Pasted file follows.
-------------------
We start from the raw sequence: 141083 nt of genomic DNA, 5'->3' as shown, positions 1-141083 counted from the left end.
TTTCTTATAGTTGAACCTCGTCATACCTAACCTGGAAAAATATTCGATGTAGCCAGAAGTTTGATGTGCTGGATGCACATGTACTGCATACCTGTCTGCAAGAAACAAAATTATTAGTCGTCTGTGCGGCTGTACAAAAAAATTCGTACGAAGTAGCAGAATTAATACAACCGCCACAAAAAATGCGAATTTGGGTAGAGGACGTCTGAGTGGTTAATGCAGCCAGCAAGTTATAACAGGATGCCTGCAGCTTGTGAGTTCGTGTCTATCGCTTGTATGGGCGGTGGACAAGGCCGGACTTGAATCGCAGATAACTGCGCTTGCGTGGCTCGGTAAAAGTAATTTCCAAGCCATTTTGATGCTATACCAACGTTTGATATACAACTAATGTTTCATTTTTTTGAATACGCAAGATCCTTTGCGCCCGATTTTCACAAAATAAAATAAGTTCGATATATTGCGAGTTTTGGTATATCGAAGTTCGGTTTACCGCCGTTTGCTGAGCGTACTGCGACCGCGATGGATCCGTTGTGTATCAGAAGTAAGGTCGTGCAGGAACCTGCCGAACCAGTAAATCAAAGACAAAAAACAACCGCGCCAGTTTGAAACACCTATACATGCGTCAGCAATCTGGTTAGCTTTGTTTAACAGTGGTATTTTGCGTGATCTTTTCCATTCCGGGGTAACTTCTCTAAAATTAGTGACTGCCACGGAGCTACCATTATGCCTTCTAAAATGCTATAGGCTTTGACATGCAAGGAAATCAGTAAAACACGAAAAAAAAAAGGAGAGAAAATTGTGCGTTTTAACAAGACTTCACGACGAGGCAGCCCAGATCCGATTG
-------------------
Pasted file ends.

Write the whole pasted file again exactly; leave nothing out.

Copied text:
We start from the raw sequence: 141083 nt of genomic DNA, 5'->3' as shown, positions 1-141083 counted from the left end.
TTTCTTATAGTTGAACCTCGTCATACCTAACCTGGAAAAATATTCGATGTAGCCAGAAGTTTGATGTGCTGGATGCACATGTACTGCATACCTGTCTGCAAGAAACAAAATTATTAGTCGTCTGTGCGGCTGTACAAAAAAATTCGTACGAAGTAGCAGAATTAATACAACCGCCACAAAAAATGCGAATTTGGGTAGAGGACGTCTGAGTGGTTAATGCAGCCAGCAAGTTATAACAGGATGCCTGCAGCTTGTGAGTTCGTGTCTATCGCTTGTATGGGCGGTGGACAAGGCCGGACTTGAATCGCAGATAACTGCGCTTGCGTGGCTCGGTAAAAGTAATTTCCAAGCCATTTTGATGCTATACCAACGTTTGATATACAACTAATGTTTCATTTTTTTGAATACGCAAGATCCTTTGCGCCCGATTTTCACAAAATAAAATAAGTTCGATATATTGCGAGTTTTGGTATATCGAAGTTCGGTTTACCGCCGTTTGCTGAGCGTACTGCGACCGCGATGGATCCGTTGTGTATCAGAAGTAAGGTCGTGCAGGAACCTGCCGAACCAGTAAATCAAAGACAAAAAACAACCGCGCCAGTTTGAAACACCTATACATGCGTCAGCAATCTGGTTAGCTTTGTTTAACAGTGGTATTTTGCGTGATCTTTTCCATTCCGGGGTAACTTCTCTAAAATTAGTGACTGCCACGGAGCTACCATTATGCCTTCTAAAATGCTATAGGCTTTGACATGCAAGGAAATCAGTAAAACACGAAAAAAAAAAGGAGAGAAAATTGTGCGTTTTAACAAGACTTCACGACGAGGCAGCCCAGATCCGATTG